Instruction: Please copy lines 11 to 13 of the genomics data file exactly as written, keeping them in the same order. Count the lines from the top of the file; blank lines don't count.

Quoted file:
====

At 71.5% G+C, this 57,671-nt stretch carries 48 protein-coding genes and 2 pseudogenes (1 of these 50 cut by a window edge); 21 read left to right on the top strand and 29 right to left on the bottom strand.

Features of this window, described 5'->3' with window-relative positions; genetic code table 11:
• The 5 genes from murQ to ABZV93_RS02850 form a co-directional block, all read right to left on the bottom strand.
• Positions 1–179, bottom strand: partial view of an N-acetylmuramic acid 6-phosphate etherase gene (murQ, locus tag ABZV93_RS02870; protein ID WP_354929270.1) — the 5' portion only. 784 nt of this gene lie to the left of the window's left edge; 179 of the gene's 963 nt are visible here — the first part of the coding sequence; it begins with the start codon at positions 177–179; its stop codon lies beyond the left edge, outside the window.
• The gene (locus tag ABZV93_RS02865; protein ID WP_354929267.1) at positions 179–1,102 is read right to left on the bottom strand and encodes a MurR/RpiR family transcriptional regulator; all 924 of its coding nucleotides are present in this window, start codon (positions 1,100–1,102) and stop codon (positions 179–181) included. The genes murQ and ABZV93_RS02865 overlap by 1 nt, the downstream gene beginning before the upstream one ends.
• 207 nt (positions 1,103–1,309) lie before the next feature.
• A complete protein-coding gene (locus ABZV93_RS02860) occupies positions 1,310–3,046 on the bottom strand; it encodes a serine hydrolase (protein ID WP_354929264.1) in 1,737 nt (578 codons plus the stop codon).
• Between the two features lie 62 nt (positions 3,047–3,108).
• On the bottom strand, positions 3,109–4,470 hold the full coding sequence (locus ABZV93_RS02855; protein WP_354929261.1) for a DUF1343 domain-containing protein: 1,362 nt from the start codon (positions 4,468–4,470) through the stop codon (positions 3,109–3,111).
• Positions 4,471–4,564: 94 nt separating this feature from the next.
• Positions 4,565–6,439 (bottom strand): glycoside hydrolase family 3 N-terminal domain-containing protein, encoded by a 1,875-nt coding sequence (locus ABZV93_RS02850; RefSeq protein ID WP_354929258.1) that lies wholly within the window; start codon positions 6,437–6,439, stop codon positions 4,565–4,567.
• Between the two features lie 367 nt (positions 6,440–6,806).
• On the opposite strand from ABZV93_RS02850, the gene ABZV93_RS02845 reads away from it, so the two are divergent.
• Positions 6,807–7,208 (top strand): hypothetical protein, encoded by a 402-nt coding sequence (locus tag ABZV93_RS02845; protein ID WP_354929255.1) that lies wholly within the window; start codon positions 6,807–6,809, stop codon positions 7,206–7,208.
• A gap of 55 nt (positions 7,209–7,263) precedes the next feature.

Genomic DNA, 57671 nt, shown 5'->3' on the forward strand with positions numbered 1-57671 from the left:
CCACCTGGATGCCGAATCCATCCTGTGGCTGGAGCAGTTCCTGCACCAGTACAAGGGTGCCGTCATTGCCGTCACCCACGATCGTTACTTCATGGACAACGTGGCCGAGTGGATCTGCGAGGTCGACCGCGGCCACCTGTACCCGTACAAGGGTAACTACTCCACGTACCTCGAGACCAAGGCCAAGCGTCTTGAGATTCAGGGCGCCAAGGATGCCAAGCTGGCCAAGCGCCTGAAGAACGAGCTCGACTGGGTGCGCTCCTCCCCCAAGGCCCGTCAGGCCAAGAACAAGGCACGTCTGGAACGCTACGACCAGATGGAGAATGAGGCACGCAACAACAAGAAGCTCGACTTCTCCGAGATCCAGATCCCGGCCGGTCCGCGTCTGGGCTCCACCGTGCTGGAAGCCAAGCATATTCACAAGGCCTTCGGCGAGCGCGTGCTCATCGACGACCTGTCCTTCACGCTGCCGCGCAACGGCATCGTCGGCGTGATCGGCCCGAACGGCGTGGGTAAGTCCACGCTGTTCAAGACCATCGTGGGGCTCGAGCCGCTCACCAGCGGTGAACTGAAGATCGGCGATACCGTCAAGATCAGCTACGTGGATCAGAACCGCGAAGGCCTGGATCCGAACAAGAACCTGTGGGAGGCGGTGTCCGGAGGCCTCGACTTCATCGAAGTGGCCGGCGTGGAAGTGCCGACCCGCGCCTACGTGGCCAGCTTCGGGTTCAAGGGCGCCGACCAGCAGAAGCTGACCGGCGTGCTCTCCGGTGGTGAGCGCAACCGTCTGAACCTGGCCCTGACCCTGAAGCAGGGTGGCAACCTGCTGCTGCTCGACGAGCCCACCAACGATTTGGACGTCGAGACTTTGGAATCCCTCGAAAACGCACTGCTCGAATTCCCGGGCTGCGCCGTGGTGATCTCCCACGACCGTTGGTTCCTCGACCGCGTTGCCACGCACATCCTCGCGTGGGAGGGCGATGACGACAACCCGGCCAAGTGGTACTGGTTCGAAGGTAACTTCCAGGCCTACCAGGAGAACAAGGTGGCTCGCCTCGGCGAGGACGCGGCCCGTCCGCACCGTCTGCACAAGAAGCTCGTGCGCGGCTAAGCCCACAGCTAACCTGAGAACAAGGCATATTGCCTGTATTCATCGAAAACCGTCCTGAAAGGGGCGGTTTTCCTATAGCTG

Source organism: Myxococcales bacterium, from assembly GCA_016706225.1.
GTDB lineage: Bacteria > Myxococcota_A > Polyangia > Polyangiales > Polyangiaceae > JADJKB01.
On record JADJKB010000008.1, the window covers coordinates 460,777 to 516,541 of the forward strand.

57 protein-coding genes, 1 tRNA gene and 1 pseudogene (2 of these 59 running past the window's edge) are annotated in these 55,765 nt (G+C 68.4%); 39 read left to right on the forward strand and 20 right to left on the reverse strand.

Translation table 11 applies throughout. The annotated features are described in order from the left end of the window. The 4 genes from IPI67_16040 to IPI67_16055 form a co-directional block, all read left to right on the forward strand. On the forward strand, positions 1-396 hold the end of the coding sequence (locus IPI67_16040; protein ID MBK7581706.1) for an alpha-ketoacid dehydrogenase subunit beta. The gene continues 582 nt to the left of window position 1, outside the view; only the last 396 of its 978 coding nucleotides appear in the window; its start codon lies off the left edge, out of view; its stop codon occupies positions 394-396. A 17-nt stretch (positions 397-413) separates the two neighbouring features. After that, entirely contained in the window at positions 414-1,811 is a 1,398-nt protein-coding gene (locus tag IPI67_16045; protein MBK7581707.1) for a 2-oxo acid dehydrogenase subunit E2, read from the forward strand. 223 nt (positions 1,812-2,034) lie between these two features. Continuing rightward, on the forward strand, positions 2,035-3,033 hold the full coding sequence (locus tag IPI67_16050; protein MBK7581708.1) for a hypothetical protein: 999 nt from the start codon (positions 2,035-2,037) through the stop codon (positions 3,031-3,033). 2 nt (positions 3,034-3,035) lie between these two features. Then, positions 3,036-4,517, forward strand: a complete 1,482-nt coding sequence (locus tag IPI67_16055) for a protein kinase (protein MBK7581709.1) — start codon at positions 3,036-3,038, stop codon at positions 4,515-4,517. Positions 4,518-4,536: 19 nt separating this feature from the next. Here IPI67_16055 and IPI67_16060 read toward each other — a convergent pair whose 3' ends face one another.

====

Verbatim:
• Positions 4,565–6,439 (bottom strand): glycoside hydrolase family 3 N-terminal domain-containing protein, encoded by a 1,875-nt coding sequence (locus ABZV93_RS02850; RefSeq protein ID WP_354929258.1) that lies wholly within the window; start codon positions 6,437–6,439, stop codon positions 4,565–4,567.
• Between the two features lie 367 nt (positions 6,440–6,806).
• On the opposite strand from ABZV93_RS02850, the gene ABZV93_RS02845 reads away from it, so the two are divergent.